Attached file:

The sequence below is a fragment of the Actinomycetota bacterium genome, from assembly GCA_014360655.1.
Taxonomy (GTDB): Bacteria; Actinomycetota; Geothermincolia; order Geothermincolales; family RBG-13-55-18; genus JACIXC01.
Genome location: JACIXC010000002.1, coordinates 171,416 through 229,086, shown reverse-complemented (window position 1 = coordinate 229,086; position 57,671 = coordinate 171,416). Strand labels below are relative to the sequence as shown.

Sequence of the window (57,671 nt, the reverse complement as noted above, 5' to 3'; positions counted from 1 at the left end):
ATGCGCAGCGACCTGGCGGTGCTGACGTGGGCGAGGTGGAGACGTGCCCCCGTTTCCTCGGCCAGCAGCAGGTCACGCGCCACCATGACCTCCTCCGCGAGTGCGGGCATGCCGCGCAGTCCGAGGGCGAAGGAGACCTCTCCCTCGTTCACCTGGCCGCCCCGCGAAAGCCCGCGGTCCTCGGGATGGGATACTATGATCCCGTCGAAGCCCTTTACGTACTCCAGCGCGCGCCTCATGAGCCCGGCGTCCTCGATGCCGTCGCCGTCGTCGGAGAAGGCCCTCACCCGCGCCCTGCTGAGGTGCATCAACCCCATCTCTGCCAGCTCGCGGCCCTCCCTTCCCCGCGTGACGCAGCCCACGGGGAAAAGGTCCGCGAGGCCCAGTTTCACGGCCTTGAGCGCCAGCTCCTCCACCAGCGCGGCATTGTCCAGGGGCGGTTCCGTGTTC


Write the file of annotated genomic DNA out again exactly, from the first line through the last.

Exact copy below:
The sequence below is a fragment of the Actinomycetota bacterium genome, from assembly GCA_014360655.1.
Taxonomy (GTDB): Bacteria; Actinomycetota; Geothermincolia; order Geothermincolales; family RBG-13-55-18; genus JACIXC01.
Genome location: JACIXC010000002.1, coordinates 171,416 through 229,086, shown reverse-complemented (window position 1 = coordinate 229,086; position 57,671 = coordinate 171,416). Strand labels below are relative to the sequence as shown.

Sequence of the window (57,671 nt, the reverse complement as noted above, 5' to 3'; positions counted from 1 at the left end):
ATGCGCAGCGACCTGGCGGTGCTGACGTGGGCGAGGTGGAGACGTGCCCCCGTTTCCTCGGCCAGCAGCAGGTCACGCGCCACCATGACCTCCTCCGCGAGTGCGGGCATGCCGCGCAGTCCGAGGGCGAAGGAGACCTCTCCCTCGTTCACCTGGCCGCCCCGCGAAAGCCCGCGGTCCTCGGGATGGGATACTATGATCCCGTCGAAGCCCTTTACGTACTCCAGCGCGCGCCTCATGAGCCCGGCGTCCTCGATGCCGTCGCCGTCGTCGGAGAAGGCCCTCACCCGCGCCCTGCTGAGGTGCATCAACCCCATCTCTGCCAGCTCGCGGCCCTCCCTTCCCCGCGTGACGCAGCCCACGGGGAAAAGGTCCGCGAGGCCCAGTTTCACGGCCTTGAGCGCCAGCTCCTCCACCAGCGCGGCATTGTCCAGGGGCGGTTCCGTGTTC